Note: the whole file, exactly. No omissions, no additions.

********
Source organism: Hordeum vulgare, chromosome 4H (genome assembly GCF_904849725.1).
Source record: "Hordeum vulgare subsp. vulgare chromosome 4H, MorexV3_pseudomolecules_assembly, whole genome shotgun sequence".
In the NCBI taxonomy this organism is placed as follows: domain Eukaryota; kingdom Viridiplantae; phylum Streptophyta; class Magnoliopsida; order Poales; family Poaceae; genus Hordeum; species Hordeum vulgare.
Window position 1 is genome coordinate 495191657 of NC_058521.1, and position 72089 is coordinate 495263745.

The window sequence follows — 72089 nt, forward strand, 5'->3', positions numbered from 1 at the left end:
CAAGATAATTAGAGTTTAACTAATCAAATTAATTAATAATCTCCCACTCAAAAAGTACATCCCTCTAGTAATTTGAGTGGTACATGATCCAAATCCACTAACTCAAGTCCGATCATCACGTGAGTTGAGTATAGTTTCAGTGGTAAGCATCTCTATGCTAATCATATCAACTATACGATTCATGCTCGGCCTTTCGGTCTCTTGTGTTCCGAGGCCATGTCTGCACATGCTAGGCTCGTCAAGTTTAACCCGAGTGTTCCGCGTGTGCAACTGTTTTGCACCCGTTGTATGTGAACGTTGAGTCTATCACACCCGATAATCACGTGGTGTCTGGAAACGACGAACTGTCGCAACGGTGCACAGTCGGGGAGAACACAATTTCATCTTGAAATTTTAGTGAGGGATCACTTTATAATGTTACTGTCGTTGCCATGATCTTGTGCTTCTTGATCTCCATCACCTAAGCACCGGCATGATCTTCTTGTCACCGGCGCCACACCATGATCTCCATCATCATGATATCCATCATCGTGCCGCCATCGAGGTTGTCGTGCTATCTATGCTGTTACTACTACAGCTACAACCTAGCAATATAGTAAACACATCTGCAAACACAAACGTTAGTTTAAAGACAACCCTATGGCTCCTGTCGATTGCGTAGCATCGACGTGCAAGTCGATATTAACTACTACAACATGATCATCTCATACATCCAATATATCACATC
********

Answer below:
Source organism: Hordeum vulgare, chromosome 4H (genome assembly GCF_904849725.1).
Source record: "Hordeum vulgare subsp. vulgare chromosome 4H, MorexV3_pseudomolecules_assembly, whole genome shotgun sequence".
In the NCBI taxonomy this organism is placed as follows: domain Eukaryota; kingdom Viridiplantae; phylum Streptophyta; class Magnoliopsida; order Poales; family Poaceae; genus Hordeum; species Hordeum vulgare.
Window position 1 is genome coordinate 495191657 of NC_058521.1, and position 72089 is coordinate 495263745.

The window sequence follows — 72089 nt, forward strand, 5'->3', positions numbered from 1 at the left end:
CAAGATAATTAGAGTTTAACTAATCAAATTAATTAATAATCTCCCACTCAAAAAGTACATCCCTCTAGTAATTTGAGTGGTACATGATCCAAATCCACTAACTCAAGTCCGATCATCACGTGAGTTGAGTATAGTTTCAGTGGTAAGCATCTCTATGCTAATCATATCAACTATACGATTCATGCTCGGCCTTTCGGTCTCTTGTGTTCCGAGGCCATGTCTGCACATGCTAGGCTCGTCAAGTTTAACCCGAGTGTTCCGCGTGTGCAACTGTTTTGCACCCGTTGTATGTGAACGTTGAGTCTATCACACCCGATAATCACGTGGTGTCTGGAAACGACGAACTGTCGCAACGGTGCACAGTCGGGGAGAACACAATTTCATCTTGAAATTTTAGTGAGGGATCACTTTATAATGTTACTGTCGTTGCCATGATCTTGTGCTTCTTGATCTCCATCACCTAAGCACCGGCATGATCTTCTTGTCACCGGCGCCACACCATGATCTCCATCATCATGATATCCATCATCGTGCCGCCATCGAGGTTGTCGTGCTATCTATGCTGTTACTACTACAGCTACAACCTAGCAATATAGTAAACACATCTGCAAACACAAACGTTAGTTTAAAGACAACCCTATGGCTCCTGTCGATTGCGTAGCATCGACGTGCAAGTCGATATTAACTACTACAACATGATCATCTCATACATCCAATATATCACATC